The Consistent Carbohydrate Diet for Diabetics

If you have diabetes, you're not alone. More than 25 million Americans 20 and older have the chronic condition, according to American Diabetes Association statistics. Because carbohydrates raise blood sugar more than other food components, diabetes management typically involves monitoring your carb intake. Physicians commonly recommend starting the consistent carbohydrate diet when you're diagnosed with diabetes. It's more common than the exchange meal plan and provides more flexibility.

Your body uses carbohydrates for fuel.
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Meal Plan Design

The consistent carbohydrate meal plan can help stabilize your carbohydrate intake by creating uniformity. The goal is for the amount of carbohydrates you eat each day and at each meal to remain the same. In this sense, the consistent carbohydrate diet is a carb-counting program. It differs from the exchange plan because you keep track of just carbohydrates instead of all food groups.

How It Works

When you create meals using the consistent carbohydrate approach, you count carbs in portion sizes referred to as carbohydrate choices. Every 15 grams of carbohydrates you eat count as one carb choice. As you build your plate, you add up the carbohydrates in your meal and convert them to carb choices. A recommended guideline is 45 to 60 grams of carbs per meal for women and 60 to 75 grams of carbs for men, according to Fletcher Allen Health Care. You may need more or less depending on how you manage your condition. Your health care provider sets individualized carb goals.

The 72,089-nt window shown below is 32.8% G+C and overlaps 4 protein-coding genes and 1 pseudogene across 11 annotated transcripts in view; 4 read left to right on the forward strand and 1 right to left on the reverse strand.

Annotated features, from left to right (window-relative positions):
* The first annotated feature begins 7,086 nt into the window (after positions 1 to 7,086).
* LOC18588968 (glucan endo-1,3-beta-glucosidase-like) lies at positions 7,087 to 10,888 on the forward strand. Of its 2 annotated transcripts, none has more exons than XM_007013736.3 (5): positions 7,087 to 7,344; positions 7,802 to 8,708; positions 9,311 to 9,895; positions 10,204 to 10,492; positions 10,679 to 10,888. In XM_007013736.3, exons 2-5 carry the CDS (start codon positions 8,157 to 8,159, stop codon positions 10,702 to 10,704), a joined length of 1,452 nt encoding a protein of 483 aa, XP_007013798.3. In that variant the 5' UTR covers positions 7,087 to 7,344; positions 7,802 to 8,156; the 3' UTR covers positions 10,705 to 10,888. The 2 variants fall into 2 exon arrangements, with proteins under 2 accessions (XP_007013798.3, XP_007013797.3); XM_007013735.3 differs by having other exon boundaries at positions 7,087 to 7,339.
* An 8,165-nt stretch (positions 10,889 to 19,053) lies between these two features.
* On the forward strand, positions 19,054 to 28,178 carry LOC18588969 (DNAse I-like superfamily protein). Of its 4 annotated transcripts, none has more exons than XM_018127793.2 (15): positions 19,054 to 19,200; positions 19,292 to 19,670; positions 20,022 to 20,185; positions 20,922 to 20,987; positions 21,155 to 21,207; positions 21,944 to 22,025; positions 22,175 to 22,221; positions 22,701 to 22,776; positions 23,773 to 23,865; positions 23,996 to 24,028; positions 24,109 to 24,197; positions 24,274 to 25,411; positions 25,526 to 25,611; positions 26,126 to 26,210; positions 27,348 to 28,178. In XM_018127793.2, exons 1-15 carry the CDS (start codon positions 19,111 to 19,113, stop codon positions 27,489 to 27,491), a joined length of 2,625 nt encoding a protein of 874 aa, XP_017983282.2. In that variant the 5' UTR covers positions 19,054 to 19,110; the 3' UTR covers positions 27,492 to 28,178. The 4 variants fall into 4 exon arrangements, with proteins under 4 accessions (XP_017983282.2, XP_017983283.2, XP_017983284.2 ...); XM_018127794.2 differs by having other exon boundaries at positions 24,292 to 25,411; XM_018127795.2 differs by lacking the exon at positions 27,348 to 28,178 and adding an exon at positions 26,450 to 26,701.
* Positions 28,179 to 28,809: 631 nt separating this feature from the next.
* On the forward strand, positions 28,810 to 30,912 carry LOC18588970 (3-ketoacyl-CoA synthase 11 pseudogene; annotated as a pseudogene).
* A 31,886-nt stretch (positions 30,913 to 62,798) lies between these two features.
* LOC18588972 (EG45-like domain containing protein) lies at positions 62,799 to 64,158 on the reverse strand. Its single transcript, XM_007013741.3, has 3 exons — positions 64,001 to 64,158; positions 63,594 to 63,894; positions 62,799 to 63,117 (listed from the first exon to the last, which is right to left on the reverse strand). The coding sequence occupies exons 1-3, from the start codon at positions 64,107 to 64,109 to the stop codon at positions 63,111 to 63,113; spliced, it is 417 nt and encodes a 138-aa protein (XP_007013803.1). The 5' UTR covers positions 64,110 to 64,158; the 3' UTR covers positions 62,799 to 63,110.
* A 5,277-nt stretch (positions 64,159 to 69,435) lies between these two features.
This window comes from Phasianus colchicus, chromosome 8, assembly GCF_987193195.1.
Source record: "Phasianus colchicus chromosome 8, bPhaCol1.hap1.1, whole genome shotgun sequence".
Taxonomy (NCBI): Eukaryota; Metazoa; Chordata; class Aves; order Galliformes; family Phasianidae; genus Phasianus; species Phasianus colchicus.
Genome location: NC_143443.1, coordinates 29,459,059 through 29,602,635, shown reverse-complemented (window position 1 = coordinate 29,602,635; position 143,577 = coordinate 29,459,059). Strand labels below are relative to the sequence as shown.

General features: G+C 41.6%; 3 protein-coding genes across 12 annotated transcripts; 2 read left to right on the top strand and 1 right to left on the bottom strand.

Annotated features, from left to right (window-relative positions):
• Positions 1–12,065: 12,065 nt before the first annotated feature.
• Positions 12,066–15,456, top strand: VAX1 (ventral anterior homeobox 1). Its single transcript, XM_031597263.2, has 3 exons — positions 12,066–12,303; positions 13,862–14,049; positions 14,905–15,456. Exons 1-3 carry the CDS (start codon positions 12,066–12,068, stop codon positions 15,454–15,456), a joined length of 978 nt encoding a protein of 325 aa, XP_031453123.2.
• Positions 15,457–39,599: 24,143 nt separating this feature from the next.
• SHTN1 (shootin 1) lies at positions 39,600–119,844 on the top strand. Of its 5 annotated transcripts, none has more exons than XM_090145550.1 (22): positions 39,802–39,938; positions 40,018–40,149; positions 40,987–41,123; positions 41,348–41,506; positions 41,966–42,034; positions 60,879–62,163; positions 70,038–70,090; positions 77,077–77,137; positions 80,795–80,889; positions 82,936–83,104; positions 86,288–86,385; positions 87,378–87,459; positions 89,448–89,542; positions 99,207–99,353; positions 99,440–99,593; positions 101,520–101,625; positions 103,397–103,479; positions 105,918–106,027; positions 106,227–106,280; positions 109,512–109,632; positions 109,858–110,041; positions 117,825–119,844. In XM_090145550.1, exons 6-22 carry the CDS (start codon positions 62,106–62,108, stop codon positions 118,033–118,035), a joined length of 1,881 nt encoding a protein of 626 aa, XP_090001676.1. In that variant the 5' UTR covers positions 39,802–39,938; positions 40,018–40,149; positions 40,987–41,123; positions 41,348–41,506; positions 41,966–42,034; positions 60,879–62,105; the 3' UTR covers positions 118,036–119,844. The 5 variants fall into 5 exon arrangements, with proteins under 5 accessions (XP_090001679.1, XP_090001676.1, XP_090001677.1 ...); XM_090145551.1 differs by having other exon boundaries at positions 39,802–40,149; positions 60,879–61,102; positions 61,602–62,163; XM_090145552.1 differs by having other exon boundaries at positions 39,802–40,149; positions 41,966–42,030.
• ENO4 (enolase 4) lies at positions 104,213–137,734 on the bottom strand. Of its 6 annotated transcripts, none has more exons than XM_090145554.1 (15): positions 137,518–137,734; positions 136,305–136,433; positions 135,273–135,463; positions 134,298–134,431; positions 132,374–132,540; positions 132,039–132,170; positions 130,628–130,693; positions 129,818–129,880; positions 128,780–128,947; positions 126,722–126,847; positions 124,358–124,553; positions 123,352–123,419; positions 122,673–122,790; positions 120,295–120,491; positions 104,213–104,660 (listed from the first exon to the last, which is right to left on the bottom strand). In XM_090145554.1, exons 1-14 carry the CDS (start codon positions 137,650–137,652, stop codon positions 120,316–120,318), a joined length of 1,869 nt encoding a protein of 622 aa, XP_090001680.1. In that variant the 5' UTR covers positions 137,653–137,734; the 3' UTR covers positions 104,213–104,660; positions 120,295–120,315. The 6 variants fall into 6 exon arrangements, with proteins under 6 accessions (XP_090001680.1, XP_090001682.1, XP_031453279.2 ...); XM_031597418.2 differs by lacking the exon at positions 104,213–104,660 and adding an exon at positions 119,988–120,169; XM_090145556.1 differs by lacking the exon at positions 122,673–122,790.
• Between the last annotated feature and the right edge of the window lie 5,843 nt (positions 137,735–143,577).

Using the Carb Choice Approach

Based on the recommended guidelines, choose three to four carb choices per meal if you're female and four to five carb choices if you're male. Any food that contains sugar or starch counts as a carbohydrate. Examples include starchy vegetables such as potatoes, fruits, fruit juices, milk, breads, cereals and pasta. A few examples of one carb choice -- portions containing 15 carbs -- include 1 slice of bread, 1/2 cup of pasta, 1/3 cup of of beans or 1/2 cup of cooked brown rice.

Things to Consider

Clinical data indicate the total amount of carbs you eat at each meal is more important than the type of carbohydrates you choose, according to Fletcher Allen Health Care. For this reason, the consistent carbohydrate diet doesn't restrict the type of carbohydrates you eat. But make healthy, balanced food choices. If you choose a sugary item, opt for small portions. For example, one small cookie contains about 15 grams of carbohydrates. Remain within your individualized calorie and fat intake goals.

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